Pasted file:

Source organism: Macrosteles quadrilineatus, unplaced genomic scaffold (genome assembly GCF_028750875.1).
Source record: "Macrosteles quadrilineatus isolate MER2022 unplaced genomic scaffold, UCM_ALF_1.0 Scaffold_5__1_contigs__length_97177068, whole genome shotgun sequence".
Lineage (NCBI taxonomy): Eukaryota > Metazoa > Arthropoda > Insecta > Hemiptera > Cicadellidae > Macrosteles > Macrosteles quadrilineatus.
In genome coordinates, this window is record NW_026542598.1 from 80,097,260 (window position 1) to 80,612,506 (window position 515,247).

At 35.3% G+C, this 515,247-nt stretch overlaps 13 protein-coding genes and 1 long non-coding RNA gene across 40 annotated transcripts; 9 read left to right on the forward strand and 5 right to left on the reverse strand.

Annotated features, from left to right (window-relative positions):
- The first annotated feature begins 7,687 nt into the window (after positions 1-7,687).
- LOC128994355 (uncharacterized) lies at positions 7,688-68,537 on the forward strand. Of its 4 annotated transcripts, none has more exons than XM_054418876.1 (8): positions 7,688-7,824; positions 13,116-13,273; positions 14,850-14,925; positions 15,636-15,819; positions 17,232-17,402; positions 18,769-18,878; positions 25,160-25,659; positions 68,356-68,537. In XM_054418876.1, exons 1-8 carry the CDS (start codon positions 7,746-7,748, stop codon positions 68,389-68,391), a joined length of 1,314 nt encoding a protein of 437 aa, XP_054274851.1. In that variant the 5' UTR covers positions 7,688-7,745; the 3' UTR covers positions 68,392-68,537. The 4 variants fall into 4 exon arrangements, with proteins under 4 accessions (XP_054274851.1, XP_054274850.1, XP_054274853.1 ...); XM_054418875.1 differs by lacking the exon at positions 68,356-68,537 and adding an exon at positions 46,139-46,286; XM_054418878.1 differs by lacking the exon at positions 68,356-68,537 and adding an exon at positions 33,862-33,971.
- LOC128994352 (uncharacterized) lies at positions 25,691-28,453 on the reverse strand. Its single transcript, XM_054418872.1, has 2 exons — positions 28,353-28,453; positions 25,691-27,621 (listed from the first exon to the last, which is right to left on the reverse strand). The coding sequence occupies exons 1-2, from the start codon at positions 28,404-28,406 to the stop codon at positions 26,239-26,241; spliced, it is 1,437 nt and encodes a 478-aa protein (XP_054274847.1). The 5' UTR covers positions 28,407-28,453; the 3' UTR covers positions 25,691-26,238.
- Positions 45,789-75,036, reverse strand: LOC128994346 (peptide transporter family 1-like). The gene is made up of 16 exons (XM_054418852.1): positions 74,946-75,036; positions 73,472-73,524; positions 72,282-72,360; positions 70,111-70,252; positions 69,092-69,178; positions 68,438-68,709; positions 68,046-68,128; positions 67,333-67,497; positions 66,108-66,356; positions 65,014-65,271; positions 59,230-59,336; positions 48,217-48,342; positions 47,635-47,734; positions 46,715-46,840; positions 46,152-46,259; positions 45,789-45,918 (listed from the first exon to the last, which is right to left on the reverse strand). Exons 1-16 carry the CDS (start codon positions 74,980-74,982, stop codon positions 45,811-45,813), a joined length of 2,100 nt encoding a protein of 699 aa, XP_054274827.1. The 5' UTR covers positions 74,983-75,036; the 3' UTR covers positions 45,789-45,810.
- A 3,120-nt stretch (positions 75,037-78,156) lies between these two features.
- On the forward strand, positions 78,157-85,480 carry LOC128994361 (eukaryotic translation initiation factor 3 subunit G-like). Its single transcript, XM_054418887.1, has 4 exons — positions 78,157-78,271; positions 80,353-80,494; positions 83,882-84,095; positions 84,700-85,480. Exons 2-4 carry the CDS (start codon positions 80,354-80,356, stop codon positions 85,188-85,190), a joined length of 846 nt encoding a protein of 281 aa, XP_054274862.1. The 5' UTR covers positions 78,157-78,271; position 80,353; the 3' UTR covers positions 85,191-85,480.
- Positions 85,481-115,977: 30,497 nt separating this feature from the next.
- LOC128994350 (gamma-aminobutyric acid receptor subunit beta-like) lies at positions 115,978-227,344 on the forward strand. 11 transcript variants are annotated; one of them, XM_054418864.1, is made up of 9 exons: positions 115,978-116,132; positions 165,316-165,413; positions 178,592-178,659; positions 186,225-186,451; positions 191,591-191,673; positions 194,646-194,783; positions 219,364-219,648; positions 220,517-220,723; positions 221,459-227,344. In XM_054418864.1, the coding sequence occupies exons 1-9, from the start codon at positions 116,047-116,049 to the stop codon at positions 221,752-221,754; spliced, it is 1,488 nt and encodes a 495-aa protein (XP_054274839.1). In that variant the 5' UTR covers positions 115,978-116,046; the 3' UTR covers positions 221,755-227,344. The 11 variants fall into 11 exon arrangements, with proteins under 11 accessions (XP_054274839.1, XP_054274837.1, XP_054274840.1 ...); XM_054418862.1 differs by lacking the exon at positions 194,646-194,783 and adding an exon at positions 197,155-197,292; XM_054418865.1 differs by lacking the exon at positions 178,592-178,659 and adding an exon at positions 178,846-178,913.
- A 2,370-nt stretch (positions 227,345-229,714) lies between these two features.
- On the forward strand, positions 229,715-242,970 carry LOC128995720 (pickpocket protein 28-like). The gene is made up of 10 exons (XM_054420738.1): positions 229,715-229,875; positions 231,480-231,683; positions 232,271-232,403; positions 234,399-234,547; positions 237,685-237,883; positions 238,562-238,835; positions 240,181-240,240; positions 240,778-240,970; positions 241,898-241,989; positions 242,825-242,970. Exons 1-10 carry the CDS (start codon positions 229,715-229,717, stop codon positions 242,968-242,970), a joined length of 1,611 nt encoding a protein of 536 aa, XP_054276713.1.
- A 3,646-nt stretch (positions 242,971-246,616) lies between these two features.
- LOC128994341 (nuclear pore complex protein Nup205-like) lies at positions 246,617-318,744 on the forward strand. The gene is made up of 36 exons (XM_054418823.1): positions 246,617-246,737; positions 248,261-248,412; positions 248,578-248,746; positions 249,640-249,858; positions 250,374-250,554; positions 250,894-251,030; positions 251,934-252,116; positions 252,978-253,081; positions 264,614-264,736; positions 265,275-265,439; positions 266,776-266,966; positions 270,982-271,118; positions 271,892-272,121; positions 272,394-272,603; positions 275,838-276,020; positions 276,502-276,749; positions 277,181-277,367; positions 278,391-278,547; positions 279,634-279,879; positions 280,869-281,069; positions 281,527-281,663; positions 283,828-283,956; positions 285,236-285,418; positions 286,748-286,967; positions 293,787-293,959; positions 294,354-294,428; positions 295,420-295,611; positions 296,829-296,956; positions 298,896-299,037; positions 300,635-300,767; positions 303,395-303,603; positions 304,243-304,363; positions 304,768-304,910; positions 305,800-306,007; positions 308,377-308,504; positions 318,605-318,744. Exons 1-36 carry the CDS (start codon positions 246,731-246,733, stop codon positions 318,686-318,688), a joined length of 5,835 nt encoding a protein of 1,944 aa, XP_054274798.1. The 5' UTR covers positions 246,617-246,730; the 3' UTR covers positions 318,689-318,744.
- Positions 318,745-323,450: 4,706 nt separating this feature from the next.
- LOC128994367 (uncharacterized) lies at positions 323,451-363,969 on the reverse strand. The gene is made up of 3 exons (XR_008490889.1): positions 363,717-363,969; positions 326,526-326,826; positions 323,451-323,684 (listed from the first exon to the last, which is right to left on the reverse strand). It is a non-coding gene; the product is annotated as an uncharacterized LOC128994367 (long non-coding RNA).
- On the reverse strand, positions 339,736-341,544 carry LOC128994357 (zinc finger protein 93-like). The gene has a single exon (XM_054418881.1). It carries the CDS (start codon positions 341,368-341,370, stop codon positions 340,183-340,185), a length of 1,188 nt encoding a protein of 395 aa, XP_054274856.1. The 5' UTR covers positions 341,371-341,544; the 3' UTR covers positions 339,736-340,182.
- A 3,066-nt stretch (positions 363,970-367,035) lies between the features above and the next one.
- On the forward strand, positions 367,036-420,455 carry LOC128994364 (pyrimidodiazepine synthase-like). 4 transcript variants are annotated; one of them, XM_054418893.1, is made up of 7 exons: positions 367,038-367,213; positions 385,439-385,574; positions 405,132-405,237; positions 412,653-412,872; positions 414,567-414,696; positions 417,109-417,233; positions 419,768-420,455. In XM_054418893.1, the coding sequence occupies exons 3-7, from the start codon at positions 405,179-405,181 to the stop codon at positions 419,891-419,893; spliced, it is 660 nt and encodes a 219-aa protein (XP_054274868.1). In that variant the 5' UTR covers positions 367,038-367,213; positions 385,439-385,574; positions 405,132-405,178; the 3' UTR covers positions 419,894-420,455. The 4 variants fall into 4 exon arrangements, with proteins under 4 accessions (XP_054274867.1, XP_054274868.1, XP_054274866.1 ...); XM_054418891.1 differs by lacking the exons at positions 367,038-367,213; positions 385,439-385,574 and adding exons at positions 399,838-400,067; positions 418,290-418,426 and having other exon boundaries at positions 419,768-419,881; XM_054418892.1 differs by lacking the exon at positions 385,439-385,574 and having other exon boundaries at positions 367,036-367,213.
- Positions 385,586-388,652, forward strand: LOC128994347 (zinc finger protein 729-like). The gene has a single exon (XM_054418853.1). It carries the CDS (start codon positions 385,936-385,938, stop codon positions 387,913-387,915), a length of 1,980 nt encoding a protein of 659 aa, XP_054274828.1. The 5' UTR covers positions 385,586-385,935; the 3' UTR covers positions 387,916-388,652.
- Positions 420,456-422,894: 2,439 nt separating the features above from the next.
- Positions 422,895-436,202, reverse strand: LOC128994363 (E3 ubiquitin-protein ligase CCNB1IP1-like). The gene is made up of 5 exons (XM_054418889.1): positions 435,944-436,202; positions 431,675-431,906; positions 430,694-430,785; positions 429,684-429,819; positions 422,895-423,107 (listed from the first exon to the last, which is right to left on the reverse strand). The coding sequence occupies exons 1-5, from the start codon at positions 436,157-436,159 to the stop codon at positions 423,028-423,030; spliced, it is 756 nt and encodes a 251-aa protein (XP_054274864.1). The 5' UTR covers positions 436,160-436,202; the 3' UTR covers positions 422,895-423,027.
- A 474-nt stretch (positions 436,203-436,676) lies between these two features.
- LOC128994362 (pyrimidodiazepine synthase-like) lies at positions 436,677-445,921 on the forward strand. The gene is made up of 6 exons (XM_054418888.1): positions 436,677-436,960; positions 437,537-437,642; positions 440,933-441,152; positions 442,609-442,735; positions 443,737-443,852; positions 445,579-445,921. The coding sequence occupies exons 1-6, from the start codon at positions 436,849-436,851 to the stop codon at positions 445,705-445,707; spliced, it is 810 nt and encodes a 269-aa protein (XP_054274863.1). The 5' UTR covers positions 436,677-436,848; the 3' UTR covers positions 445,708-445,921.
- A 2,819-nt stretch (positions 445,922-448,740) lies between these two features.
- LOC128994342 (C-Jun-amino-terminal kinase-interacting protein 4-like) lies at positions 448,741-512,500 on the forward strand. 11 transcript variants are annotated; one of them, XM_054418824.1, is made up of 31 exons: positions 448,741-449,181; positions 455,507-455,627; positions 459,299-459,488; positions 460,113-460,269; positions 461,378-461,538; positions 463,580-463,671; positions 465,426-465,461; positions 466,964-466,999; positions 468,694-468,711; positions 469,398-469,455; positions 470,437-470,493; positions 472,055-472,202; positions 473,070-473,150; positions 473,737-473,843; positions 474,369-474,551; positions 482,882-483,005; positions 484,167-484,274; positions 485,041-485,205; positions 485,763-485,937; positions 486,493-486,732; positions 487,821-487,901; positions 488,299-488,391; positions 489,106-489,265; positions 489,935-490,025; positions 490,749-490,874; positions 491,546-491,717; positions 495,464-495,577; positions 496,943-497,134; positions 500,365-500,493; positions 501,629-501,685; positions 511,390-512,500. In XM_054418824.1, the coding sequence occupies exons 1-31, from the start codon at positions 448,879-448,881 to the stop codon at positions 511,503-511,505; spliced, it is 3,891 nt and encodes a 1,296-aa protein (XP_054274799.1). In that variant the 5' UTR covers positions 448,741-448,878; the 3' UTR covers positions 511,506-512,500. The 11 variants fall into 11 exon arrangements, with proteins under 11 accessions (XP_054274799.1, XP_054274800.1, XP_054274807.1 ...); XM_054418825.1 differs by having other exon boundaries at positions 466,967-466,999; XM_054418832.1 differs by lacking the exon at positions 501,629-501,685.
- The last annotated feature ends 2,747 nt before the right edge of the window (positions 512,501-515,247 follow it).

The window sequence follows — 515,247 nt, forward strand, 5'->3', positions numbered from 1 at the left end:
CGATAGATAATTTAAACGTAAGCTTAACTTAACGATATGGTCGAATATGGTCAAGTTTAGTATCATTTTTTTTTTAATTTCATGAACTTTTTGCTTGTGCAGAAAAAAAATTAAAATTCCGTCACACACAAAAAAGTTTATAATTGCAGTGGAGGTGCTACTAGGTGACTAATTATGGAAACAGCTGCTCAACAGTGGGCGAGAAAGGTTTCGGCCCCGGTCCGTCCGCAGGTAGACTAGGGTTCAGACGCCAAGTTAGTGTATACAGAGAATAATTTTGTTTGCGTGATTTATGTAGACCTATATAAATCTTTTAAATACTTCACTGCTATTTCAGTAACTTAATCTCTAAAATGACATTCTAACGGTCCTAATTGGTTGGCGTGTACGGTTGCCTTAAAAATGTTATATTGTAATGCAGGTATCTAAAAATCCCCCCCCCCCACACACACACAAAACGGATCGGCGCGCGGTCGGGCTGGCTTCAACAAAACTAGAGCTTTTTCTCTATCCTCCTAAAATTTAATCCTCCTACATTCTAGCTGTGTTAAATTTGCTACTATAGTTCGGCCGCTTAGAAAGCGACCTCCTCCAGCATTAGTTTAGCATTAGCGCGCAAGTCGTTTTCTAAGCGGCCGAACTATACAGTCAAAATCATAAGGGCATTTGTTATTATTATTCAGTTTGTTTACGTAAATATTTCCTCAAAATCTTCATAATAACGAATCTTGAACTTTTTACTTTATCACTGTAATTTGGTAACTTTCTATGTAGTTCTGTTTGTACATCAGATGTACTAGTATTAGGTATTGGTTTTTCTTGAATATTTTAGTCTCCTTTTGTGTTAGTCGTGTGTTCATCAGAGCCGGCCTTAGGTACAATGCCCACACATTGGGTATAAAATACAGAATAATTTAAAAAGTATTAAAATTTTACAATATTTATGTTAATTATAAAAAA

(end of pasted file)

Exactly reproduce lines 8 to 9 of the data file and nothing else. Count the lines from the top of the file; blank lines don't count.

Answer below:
- LOC128994355 (uncharacterized) lies at positions 7,688-68,537 on the forward strand. Of its 4 annotated transcripts, none has more exons than XM_054418876.1 (8): positions 7,688-7,824; positions 13,116-13,273; positions 14,850-14,925; positions 15,636-15,819; positions 17,232-17,402; positions 18,769-18,878; positions 25,160-25,659; positions 68,356-68,537. In XM_054418876.1, exons 1-8 carry the CDS (start codon positions 7,746-7,748, stop codon positions 68,389-68,391), a joined length of 1,314 nt encoding a protein of 437 aa, XP_054274851.1. In that variant the 5' UTR covers positions 7,688-7,745; the 3' UTR covers positions 68,392-68,537. The 4 variants fall into 4 exon arrangements, with proteins under 4 accessions (XP_054274851.1, XP_054274850.1, XP_054274853.1 ...); XM_054418875.1 differs by lacking the exon at positions 68,356-68,537 and adding an exon at positions 46,139-46,286; XM_054418878.1 differs by lacking the exon at positions 68,356-68,537 and adding an exon at positions 33,862-33,971.
- LOC128994352 (uncharacterized) lies at positions 25,691-28,453 on the reverse strand. Its single transcript, XM_054418872.1, has 2 exons — positions 28,353-28,453; positions 25,691-27,621 (listed from the first exon to the last, which is right to left on the reverse strand). The coding sequence occupies exons 1-2, from the start codon at positions 28,404-28,406 to the stop codon at positions 26,239-26,241; spliced, it is 1,437 nt and encodes a 478-aa protein (XP_054274847.1). The 5' UTR covers positions 28,407-28,453; the 3' UTR covers positions 25,691-26,238.